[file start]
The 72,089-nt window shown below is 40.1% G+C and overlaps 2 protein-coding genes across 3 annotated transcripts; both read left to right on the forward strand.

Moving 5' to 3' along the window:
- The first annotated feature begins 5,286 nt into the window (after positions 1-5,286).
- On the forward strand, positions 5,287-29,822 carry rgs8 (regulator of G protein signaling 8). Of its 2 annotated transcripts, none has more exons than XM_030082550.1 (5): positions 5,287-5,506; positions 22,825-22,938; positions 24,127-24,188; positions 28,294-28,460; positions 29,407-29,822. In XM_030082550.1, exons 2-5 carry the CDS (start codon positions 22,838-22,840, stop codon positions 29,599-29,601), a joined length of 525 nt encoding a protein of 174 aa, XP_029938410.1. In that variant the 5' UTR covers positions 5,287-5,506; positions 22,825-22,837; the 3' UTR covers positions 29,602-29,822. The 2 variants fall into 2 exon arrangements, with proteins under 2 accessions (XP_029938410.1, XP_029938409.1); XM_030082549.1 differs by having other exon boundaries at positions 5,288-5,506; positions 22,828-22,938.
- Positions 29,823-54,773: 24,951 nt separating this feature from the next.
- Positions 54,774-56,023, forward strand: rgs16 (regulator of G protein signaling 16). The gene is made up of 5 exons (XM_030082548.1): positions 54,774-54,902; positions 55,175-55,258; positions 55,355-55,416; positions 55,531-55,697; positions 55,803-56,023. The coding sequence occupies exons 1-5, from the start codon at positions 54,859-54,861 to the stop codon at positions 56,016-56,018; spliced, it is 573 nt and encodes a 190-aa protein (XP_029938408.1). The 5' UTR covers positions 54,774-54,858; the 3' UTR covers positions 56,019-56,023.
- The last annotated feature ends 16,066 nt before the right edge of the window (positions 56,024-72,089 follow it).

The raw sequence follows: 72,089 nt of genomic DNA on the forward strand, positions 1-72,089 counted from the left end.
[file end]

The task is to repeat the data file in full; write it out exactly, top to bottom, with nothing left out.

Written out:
The 72,089-nt window shown below is 40.1% G+C and overlaps 2 protein-coding genes across 3 annotated transcripts; both read left to right on the forward strand.

Moving 5' to 3' along the window:
- The first annotated feature begins 5,286 nt into the window (after positions 1-5,286).
- On the forward strand, positions 5,287-29,822 carry rgs8 (regulator of G protein signaling 8). Of its 2 annotated transcripts, none has more exons than XM_030082550.1 (5): positions 5,287-5,506; positions 22,825-22,938; positions 24,127-24,188; positions 28,294-28,460; positions 29,407-29,822. In XM_030082550.1, exons 2-5 carry the CDS (start codon positions 22,838-22,840, stop codon positions 29,599-29,601), a joined length of 525 nt encoding a protein of 174 aa, XP_029938410.1. In that variant the 5' UTR covers positions 5,287-5,506; positions 22,825-22,837; the 3' UTR covers positions 29,602-29,822. The 2 variants fall into 2 exon arrangements, with proteins under 2 accessions (XP_029938410.1, XP_029938409.1); XM_030082549.1 differs by having other exon boundaries at positions 5,288-5,506; positions 22,828-22,938.
- Positions 29,823-54,773: 24,951 nt separating this feature from the next.
- Positions 54,774-56,023, forward strand: rgs16 (regulator of G protein signaling 16). The gene is made up of 5 exons (XM_030082548.1): positions 54,774-54,902; positions 55,175-55,258; positions 55,355-55,416; positions 55,531-55,697; positions 55,803-56,023. The coding sequence occupies exons 1-5, from the start codon at positions 54,859-54,861 to the stop codon at positions 56,016-56,018; spliced, it is 573 nt and encodes a 190-aa protein (XP_029938408.1). The 5' UTR covers positions 54,774-54,858; the 3' UTR covers positions 56,019-56,023.
- The last annotated feature ends 16,066 nt before the right edge of the window (positions 56,024-72,089 follow it).

The raw sequence follows: 72,089 nt of genomic DNA on the forward strand, positions 1-72,089 counted from the left end.